Somerville and Simpson are NZ 29er National Champions
by John Adair on 22 Jan 2013
The NZ 29er Nationals 2013 have concluded with a comprehensive victory by Wakatere lads Markus Somerville and Jack Simpson.
More drama on day 3 - 2013 NZ 29er National Championships John Adair
Over the past month the pair has also notched up wins at Sail Sydney and the Australian 29er Nationals. Three days of generally windy conditions ensured high drama, lots of spills and non-stop action for the 29er Nationals just off Murrays Bay on Auckland's North Shore from 16-20 January.
This season, the 29er has enjoyed something of a resurgence in NZ thanks to a squad of younger sailors joining the fleet fresh out of Optis (some still sailing them actually) but also in large part due to the generous coaching support of Yachting New Zealand led by Jim Maloney.
Mention and thanks also go to outgoing 29er NZ President Mike Simpson who has done much to revitalise the fleet particularly in Auckland, ably supported by 29er treasurer / secretary stalwart Helen Harris also keeping Dunedin afloat. After completion of registration and measurement, the AGM concluded with Kim Rogers appointed as president, supported by Trudy Shearer as treasurer and John Adair for web / publicity, along with a number of new and existing committee members. Great to see such renewed interest and support to grow this long over-looked class of extreme youth sailing.
Conditions were on the limits of being able to run races with wind strength averaging 24 knots and gusts in the high 20s.
Australian pair George Stent and Benjamin Robinson immediately relished the conditions and used their combined weight and experience in the wind to round the top mark first, closely followed by Tim Adair and Sam Simpson. The Aussies remained at the front to win the first race. Despite the wind strength, conditions were shifty nearer the top mark given the offshore direction and impact of the surrounding cliffs and bays which proved tricky for the fleet throughout the day.
The regatta favourites, local lads from just down the bays at Narrow Neck, Somerville and Simpson hit their straps in the second race and subsequently completed 3 wins to launch them into regatta pole position at the end of day 1. Country boys McHardie and Wilkinson showed form by claiming second place in race 2, hotly contested by the Tauranga-based Rippey brothers. At this stage, some of the fleet were showing signs of succumbing to the adverse wind and seas with some breakages and gear failure occupying support boats during races 2 and 3.
On being quizzed by the approaching rescue boat as to what help was needed, big city boys Webber and Morgan explained that they were sinking and had lost their rudder pin disabling their ability to sail and steer. After a long tow in, it was great to see them fresh-faced and water-tight back on the water on day 2.
The wind had eased overnight averaging around 19 knots offshore but picking up a little as the day wore on. Somerville and Simpson continued their relentless winning streak with the Aussies finding the lighter wind and shifty conditions costly in race 5. The Adair / Simpson duo duked it out with Handa and Rogers for second place, although the former skilfully executed their final downwind gybes to position themselves just ahead of the pair before the finish to take second place, leaving Handa / Rogers in third. Race 6 saw the Rippey brothers move up to the front of the pack and finishing second, closely followed by the Aussie boys. The same top-three combo swapped places for race 7, which was to form a pattern for much of the rest of the regatta.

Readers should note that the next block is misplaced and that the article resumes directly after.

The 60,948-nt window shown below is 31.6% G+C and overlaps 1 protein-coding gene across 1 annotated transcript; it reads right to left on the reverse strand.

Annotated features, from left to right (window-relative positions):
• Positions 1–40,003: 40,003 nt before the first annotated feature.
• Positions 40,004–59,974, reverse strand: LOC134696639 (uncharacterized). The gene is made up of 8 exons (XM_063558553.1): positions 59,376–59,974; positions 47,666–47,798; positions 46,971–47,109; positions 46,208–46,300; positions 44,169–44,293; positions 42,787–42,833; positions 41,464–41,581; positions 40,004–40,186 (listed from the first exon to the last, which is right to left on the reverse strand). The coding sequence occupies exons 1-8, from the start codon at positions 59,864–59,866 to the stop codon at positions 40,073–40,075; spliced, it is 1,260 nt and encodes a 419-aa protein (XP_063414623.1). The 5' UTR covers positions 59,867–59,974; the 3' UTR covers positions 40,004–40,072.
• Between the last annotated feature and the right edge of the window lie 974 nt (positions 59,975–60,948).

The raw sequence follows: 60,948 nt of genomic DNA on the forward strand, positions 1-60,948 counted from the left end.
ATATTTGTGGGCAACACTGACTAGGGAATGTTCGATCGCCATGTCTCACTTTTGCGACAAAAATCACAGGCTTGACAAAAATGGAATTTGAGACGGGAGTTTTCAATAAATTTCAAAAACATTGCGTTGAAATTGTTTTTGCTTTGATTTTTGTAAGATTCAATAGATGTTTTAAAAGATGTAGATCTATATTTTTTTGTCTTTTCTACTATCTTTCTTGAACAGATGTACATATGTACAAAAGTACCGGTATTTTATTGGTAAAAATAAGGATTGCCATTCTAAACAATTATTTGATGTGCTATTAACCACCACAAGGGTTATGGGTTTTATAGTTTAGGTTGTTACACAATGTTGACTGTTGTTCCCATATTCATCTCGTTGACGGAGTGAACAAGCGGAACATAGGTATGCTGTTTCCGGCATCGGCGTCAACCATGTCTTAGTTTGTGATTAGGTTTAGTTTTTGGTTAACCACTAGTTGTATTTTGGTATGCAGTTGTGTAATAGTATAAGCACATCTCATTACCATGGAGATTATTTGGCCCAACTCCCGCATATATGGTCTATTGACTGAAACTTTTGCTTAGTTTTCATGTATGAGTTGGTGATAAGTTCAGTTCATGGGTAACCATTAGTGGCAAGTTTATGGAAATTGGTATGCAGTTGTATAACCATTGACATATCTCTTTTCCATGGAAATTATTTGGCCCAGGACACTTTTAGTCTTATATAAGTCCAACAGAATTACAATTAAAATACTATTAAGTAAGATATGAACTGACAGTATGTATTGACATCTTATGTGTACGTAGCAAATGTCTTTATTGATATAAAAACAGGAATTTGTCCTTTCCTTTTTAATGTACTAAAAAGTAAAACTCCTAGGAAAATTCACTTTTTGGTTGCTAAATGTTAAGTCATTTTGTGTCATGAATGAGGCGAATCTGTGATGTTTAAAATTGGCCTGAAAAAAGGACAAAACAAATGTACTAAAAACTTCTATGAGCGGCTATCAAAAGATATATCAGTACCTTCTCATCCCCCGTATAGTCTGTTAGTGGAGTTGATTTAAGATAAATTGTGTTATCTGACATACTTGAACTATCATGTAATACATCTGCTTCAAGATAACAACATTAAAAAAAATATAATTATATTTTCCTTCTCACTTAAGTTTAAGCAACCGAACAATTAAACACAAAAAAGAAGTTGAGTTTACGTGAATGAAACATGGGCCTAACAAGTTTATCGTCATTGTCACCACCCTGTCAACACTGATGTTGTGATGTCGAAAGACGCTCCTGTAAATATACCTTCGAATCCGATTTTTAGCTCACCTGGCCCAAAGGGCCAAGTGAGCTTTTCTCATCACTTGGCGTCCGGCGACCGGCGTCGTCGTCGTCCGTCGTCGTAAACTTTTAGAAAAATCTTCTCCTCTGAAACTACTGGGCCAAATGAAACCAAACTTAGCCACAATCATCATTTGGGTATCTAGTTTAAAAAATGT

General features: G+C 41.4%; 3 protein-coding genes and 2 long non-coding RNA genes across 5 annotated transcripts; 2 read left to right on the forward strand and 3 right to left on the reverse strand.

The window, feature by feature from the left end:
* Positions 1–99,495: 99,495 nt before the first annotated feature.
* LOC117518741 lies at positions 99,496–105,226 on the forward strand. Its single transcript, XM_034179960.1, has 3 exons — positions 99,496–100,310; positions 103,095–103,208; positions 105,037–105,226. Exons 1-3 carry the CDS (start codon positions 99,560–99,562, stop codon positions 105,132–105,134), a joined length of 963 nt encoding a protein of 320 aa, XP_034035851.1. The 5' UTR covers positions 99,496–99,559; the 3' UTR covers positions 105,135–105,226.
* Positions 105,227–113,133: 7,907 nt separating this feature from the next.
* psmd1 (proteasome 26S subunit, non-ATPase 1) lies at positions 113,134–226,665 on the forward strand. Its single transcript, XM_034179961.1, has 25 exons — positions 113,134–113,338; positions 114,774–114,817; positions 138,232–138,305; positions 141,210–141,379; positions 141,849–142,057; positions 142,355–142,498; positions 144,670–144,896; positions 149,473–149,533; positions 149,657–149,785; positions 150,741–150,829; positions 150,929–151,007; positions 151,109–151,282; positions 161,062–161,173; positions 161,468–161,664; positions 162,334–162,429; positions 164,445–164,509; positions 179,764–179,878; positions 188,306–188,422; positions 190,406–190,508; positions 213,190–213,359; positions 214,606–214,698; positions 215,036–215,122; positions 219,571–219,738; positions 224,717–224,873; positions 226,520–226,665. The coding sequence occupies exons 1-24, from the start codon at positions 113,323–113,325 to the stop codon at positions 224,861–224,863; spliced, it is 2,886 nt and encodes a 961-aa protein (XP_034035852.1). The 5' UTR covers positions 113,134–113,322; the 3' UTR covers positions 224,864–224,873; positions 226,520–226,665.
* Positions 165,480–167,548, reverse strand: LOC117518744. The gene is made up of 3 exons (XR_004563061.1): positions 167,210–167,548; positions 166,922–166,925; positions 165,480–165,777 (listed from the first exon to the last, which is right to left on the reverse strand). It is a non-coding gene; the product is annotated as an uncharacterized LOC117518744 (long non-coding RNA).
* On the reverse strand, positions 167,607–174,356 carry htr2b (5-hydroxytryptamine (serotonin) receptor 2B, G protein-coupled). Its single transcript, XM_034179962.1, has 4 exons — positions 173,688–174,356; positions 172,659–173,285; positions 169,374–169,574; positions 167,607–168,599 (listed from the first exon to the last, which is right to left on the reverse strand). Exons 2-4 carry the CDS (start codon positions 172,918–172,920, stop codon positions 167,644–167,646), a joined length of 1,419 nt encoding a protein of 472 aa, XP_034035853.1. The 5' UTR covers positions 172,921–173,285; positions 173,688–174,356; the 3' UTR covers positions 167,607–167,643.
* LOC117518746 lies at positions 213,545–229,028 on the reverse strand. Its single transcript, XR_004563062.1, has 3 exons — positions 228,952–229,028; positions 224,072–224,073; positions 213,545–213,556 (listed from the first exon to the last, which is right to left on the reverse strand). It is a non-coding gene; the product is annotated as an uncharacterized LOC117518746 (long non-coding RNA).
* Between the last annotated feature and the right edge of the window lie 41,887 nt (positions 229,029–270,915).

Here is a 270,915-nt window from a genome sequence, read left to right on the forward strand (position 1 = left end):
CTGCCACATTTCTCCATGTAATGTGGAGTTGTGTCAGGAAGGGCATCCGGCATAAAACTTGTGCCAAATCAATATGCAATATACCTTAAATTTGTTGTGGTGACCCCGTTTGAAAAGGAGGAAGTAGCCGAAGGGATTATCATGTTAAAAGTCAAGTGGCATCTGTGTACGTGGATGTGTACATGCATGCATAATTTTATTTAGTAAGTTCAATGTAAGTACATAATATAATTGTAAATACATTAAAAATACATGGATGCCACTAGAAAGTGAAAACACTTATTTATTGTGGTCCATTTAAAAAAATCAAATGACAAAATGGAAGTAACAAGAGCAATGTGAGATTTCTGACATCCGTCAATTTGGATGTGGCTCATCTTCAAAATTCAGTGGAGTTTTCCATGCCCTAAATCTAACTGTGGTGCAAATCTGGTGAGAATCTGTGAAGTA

The Luna Rossa entourage swung by with their awesome AC72 to give the 29er crews a whiff of multi-hull challenges that lie ahead on the wish list for many of our skiff sailors. As quickly as they arrived, so too they disappeared and left the skiffs to enjoy some more close combat.
The day’s final race (8) proved the most riveting finish of the regatta when four boats vied for the top spot all the way to the finish. McHardie and Wilkinson led the race most of the way around the track after a very good first leg and were still in the lead with only 30 metres to the finish line. Inexperience of positioning and timing the final gybe in such extreme conditions left the door open for Somerville and Simpson to take first, and still further indignity with the Aussies squeezing into second place.
Day 3 saw considerably more wind than forecast at times almost approaching that of day 1, coming straight up the bays rather than offshore creating choppy seas and less shifts. Again some of the newer pairs struggled with the conditions although all credit to those who stuck it out despite having very few hours in the boat together. Having had it all their way on day 2, day 3 provided some great competition for the regatta leaders, although their supremacy was never really in question by now barring a catastrophe. Again the Aussies excelled as the wind whipped up, managing a first place in race 10.
McHardie / Wilkinson had a solid, consistent performance on day 3 to ensure their fourth placing. The Rippey boys secured their third place with a convincing win in the final race. With the final NZ Youth Selection event looming in the form of Sail Auckland in a few weeks, we can expect to see plenty more action and drama unfold.
We can also expect to see a great turnout at next year’s nationals when all the pairings will have developed their skills and experience considerably – should be a very hotly contested top spot.
Well done to all the brave crews who competed, thanks to the PRO (Kim Admore) and his team, many thanks to regatta hosts at Murrays Bay Sailing Club and congratulations to the 2013 NZ 29er National winners, Markus Somerville and Jack Simpson.